The software division has bought 61 software companies since 1995—and 45 since 2000—and the purchases are paying off. Company officials at IBMs annual investor meeting May 17 said that they expect software to account for nearly 50 percent of IBMs total profits by 2010—up from about 40 percent in 2006. In 2006, the Software Group generated $18.2 billion in revenue, making IBM the second-largest software company behind Microsoft.
Many of the acquisitions have been made by IBMs Tivoli, DB2/Information Management and Lotus units. Now, as the newest member of the companys software family, Rational—which produced double-digit revenue growth in the first quarter of 2007—is aggressively going after other companies to grow its offerings.
At the Rational Software Development Conference here June 10-14, Danny Sabbah, general manager of IBMs Rational business unit, announced that Rational is buying two more companies, Watchfire and Telelogic. In addition, May marked the one-year anniversary of Rationals acquisition of BuildForge, a company focused on delivering build management solutions.
In an interview, Sabbah said the fundamental reasons for IBMs recent software investments have been to expand the range of offerings, gain share in existing markets, enter new markets with a strong offering and drive growth by adding new revenue streams.
"Historically, weve been able to smoothly integrate these firms into IBMs operations—unlike so many of the failed marriages in the IT industry—whether [they were] major acquisitions like Lotus, Rational, PWCC [PricewaterhouseCoopers Consulting], or the dozens of smaller firms weve acquired," Sabbah said.
BuildForge was a good example of that, he said. The company had a build management tool with a good track record and already was a Ready for IBM Rational Software Business Partner with more than 80 percent of its customers deploying Rational software. IBM, of Armonk, N.Y., acquired BuildForge to give it a more comprehensive software development platform that would enable development teams to standardize repetitive tasks; manage compliance mandates; and share information throughout the cycles of writing code, building an application and releasing it into production acquisition, Sabbah said.
Within a month of BuildForges acquisition, IBM delivered Rational BuildForge Version 7.0 as part of the broader IBM Rational Software Delivery Platform Version 7.0 to improve collaboration and software quality, the company said. IBM also was able to expand BuildForges reach beyond U.S. borders, including emerging areas such as India and China.
"It was a build-or-buy decision," Sabbah said. "We did our due diligence and settled on BuildForge. And we needed a way to bridge it to the Tivoli family—to bring IBM into a more favorable position following from software development to overall systems management and operations."
Derek Hutson, worldwide sales leader for Rational BuildForge, said IBM has been a major influence on his company. "Before the acquisition we were channel constrained," Hutson said. "We had a market that was starting to heat up, but we had a small sales channel and no international market. Now we have a huge sales channel within IBM. Just think of this as a channel relationship."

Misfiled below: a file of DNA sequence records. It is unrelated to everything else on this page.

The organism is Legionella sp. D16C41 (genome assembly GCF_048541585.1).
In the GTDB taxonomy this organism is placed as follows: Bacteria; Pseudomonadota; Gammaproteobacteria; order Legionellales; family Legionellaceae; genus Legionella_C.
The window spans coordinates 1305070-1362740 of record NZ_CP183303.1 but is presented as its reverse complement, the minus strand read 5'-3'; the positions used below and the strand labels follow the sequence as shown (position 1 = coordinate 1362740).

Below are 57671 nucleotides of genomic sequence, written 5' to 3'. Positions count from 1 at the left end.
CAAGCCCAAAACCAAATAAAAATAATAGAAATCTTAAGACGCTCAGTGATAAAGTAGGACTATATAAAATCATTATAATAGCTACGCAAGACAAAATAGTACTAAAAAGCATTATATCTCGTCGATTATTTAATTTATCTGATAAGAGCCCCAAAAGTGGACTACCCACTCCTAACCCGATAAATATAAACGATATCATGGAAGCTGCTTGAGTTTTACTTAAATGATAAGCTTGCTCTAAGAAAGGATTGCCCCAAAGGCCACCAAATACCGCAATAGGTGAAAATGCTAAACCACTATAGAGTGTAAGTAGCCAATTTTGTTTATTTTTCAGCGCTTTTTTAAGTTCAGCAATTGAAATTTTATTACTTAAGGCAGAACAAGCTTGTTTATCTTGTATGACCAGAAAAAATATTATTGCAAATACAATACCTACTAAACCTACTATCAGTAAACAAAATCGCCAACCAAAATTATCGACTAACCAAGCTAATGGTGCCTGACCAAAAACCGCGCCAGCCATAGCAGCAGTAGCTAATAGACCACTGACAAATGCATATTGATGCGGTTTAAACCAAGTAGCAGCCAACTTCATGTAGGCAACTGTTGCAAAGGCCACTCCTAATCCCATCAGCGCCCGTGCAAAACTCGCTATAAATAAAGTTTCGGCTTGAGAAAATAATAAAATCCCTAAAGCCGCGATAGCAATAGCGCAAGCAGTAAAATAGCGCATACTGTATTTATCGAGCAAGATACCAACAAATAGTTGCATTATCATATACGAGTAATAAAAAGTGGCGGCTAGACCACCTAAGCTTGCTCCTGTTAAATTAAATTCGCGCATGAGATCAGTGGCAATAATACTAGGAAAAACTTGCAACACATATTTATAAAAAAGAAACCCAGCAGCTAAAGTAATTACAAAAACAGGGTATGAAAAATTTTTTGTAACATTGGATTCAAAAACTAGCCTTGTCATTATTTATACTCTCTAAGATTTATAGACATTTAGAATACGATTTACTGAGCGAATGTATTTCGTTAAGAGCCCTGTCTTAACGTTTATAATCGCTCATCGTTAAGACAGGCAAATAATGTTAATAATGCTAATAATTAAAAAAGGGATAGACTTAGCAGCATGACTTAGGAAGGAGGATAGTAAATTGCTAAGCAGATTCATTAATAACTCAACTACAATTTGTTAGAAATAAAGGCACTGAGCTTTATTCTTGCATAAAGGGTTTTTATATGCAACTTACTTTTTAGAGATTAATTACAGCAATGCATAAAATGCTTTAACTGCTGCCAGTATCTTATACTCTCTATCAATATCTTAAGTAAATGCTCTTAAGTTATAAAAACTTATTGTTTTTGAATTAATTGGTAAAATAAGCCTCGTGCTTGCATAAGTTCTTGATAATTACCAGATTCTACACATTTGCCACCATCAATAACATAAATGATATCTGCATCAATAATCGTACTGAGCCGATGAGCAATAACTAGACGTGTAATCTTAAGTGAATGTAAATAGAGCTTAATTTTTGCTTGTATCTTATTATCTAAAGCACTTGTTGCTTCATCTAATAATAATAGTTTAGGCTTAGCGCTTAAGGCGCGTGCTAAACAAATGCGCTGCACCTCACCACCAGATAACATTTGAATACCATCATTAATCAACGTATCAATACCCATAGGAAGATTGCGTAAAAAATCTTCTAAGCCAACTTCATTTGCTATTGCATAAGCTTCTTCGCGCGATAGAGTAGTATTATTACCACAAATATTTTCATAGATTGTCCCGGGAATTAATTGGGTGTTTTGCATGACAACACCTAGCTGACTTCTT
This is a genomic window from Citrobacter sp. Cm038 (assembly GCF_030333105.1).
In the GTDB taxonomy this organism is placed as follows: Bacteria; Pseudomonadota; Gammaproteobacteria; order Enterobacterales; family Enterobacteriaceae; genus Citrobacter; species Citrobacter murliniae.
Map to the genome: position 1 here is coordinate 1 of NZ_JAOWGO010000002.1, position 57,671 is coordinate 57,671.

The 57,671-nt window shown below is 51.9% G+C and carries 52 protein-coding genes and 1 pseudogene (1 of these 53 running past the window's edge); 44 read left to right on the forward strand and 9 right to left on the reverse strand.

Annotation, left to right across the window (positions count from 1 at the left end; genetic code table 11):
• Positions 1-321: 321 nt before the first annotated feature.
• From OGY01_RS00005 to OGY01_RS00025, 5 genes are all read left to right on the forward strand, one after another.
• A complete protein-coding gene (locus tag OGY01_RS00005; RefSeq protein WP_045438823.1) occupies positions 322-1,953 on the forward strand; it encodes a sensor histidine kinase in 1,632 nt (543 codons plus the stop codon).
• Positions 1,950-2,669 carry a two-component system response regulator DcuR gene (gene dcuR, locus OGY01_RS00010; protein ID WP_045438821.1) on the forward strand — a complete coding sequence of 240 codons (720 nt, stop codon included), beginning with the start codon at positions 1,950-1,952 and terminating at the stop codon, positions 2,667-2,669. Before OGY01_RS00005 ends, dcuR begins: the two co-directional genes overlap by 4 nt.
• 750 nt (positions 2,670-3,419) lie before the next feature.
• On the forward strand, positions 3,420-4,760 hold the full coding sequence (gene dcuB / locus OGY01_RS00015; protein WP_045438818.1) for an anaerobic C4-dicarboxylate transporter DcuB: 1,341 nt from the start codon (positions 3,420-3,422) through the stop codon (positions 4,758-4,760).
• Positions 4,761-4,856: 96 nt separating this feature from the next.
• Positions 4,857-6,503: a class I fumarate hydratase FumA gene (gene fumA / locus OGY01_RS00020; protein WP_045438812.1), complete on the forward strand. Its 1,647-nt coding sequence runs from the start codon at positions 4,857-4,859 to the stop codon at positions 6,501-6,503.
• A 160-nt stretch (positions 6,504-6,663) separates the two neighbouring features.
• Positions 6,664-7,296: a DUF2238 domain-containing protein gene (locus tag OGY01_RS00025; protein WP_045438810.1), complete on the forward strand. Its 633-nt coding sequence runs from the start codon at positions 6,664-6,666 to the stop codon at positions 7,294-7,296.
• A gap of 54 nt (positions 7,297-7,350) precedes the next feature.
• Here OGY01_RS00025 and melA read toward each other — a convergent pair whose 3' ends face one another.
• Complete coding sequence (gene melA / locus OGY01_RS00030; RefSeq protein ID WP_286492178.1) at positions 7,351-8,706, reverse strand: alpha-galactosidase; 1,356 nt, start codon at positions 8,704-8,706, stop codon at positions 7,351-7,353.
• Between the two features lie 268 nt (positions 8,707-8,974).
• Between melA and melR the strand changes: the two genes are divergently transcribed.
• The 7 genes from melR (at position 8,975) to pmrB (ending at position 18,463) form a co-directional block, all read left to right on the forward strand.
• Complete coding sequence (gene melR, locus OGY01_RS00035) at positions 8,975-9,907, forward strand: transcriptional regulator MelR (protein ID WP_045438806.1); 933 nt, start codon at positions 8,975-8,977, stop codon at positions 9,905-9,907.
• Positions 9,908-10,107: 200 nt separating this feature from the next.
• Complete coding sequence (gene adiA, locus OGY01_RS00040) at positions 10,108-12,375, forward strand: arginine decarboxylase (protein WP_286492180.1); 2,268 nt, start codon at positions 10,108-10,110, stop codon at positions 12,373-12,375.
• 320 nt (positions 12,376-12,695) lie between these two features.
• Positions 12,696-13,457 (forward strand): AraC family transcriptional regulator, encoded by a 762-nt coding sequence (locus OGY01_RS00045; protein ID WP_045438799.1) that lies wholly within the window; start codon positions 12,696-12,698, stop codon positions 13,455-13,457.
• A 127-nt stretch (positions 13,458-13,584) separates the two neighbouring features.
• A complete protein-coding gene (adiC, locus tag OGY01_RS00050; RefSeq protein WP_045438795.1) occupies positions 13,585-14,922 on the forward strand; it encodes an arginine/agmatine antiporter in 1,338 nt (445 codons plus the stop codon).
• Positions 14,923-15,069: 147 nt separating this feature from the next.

The acquisition also worked out for Tom Pierno, version management director at Metropolitan Life Insurance Company and a BuildForge customer, who said he was happy with the company before the IBM acquisition and is satisfied now. It helped that MetLife also was an IBM customer.
"Its a little different but generally very positive," Pierno said of the post-acquisition BuildForge. "IBM and MetLife have a long-standing relationship."
MetLife, which is based in New York, chose BuildForge because "if you look at your current installed base you have to look at the software thats in place. BuildForge doesnt require a new shift into a language or a particular type of method; it takes existing build scripts and enables you to manage them."
In addition, Pierno said MetLife is "one of the power users of [BuildForge], and its been stable and its been beneficial to us." Sabbah said he is expecting the same success with Watchfire and Telelogic. The Watchfire technology, in combination with IBM Rational quality management software, will help customers reduce security risks and associated costs to their bottom line, he said. The combination of Watchfire and Rational will enable users to identify and address security risks in their applications before the applications go live, something that cannot be offered by Microsoft, Hewlett-Packard or Borland Software, Sabbah said.
With Telelogic, IBM acquires—for $745 million—a competitor and market leader in the requirements management space. According to Gartner, Telelogic outranked all vendors in that sector with 37.1 percent market share. IBM was second with 24.6 percent. In the object-oriented analysis and design space, Telelogic had 20.6 percent of the market, second to IBMs 47.8 percent.
IBM, via the Telelogic acquisition, hopes to tap further into the market for embedded systems development for building applications for products such as the software in an intelligent home network that controls the entertainment devices, security systems, appliances and lighting, or automotive applications, he said. Research company Venture Development said the market for embedded software development was $51 billion in 2006.
That acquisition strategy has proven effective for IBMs Software Group as a whole. In 2006, IBM invested almost $5 billion in 13 acquisitions, including several larger acquisitions: FileNet ($1.6 billion), Internet Security Systems ($1.4 billion), Micromuse ($900 million) and MRO Software ($700 million). In the fourth quarter of 2006, IBMs software revenue growth from 2006 acquisitions was up about 50 percent year-over-year, the company said.